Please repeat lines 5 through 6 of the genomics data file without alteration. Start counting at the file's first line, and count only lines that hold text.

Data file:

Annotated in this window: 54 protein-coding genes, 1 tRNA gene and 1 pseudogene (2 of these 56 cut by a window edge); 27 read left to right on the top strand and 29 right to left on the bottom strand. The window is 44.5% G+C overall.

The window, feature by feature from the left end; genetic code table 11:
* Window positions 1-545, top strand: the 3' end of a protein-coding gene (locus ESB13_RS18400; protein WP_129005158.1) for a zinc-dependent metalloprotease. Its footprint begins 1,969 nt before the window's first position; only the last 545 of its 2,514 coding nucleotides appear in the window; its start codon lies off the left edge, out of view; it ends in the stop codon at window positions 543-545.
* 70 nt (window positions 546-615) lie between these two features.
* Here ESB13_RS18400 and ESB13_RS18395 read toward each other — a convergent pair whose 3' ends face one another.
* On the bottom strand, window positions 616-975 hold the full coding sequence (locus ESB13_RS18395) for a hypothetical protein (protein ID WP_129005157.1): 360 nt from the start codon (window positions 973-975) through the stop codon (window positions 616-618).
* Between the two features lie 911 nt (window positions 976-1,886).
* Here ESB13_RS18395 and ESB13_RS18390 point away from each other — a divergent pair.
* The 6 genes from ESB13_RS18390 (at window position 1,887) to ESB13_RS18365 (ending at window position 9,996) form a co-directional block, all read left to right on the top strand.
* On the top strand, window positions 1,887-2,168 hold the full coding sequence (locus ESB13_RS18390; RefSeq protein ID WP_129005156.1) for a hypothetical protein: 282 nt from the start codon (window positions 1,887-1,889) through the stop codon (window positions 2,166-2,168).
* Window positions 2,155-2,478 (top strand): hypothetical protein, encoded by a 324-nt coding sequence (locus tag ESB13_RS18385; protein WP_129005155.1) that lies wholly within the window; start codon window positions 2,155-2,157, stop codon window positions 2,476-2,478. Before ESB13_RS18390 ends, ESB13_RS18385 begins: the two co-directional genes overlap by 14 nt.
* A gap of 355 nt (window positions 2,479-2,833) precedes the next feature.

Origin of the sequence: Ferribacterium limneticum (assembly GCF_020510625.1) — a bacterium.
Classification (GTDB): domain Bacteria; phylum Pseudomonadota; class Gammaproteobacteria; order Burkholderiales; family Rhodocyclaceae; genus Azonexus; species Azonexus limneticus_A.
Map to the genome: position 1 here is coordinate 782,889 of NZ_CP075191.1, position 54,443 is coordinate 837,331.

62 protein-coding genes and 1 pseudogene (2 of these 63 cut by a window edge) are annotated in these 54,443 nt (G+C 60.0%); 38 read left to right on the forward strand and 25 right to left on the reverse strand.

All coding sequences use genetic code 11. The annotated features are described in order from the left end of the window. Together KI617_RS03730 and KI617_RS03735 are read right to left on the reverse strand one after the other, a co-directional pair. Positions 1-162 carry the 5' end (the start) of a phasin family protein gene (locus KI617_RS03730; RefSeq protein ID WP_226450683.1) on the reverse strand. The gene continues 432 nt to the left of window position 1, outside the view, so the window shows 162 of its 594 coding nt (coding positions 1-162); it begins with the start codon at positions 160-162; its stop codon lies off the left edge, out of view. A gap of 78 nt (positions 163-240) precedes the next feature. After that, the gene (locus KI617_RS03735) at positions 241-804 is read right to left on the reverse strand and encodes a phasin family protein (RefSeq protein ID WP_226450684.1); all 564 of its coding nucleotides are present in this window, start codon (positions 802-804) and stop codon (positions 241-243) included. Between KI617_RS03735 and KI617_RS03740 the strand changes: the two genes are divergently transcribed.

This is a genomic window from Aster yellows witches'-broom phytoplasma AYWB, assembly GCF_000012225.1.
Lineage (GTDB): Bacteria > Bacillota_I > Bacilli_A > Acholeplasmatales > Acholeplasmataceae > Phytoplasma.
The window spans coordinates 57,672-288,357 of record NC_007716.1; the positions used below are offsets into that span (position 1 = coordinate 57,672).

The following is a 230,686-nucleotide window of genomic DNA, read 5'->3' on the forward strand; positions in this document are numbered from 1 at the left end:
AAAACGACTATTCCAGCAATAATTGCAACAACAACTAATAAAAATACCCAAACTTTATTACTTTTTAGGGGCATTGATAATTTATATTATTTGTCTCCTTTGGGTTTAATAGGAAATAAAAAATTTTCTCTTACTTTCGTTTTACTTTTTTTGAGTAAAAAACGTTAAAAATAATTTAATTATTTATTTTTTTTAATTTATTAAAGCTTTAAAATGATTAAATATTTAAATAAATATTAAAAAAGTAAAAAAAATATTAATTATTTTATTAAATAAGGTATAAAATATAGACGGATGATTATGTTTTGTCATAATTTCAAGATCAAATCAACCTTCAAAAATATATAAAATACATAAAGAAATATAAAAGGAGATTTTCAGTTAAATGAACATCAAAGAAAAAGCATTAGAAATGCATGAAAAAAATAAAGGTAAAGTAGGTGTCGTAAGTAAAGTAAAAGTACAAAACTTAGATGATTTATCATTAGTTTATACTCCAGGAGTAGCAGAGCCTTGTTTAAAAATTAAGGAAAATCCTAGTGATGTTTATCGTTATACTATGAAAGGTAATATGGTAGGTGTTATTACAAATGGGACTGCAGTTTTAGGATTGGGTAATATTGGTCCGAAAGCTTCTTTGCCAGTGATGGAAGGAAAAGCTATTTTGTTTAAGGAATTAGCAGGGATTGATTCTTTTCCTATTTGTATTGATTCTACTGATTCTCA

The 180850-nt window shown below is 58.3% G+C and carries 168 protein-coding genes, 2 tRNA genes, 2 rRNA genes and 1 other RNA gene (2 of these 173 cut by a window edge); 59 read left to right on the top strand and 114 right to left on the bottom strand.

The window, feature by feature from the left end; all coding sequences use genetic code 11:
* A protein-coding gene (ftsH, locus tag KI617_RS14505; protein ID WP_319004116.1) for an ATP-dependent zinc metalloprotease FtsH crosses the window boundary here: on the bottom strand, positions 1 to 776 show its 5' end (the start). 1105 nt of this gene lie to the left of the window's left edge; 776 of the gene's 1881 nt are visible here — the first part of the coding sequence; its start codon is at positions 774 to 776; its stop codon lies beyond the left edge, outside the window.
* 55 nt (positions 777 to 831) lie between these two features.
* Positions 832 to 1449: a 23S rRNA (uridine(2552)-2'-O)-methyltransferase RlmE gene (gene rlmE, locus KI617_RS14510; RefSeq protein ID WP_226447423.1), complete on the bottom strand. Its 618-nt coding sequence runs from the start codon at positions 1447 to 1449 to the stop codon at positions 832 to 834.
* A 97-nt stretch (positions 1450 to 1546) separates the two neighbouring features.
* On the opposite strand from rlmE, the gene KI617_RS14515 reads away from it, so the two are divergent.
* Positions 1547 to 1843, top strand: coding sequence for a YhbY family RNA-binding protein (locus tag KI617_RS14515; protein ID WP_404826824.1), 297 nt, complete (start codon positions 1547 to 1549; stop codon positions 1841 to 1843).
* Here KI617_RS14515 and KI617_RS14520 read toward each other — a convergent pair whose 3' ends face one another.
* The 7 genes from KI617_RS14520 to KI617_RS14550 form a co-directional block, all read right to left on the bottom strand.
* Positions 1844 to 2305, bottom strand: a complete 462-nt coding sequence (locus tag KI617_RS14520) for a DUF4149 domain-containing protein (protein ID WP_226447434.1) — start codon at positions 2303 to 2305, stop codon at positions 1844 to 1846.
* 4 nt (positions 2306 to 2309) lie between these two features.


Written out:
* Here ESB13_RS18400 and ESB13_RS18395 read toward each other — a convergent pair whose 3' ends face one another.
* On the bottom strand, window positions 616-975 hold the full coding sequence (locus ESB13_RS18395) for a hypothetical protein (protein ID WP_129005157.1): 360 nt from the start codon (window positions 973-975) through the stop codon (window positions 616-618).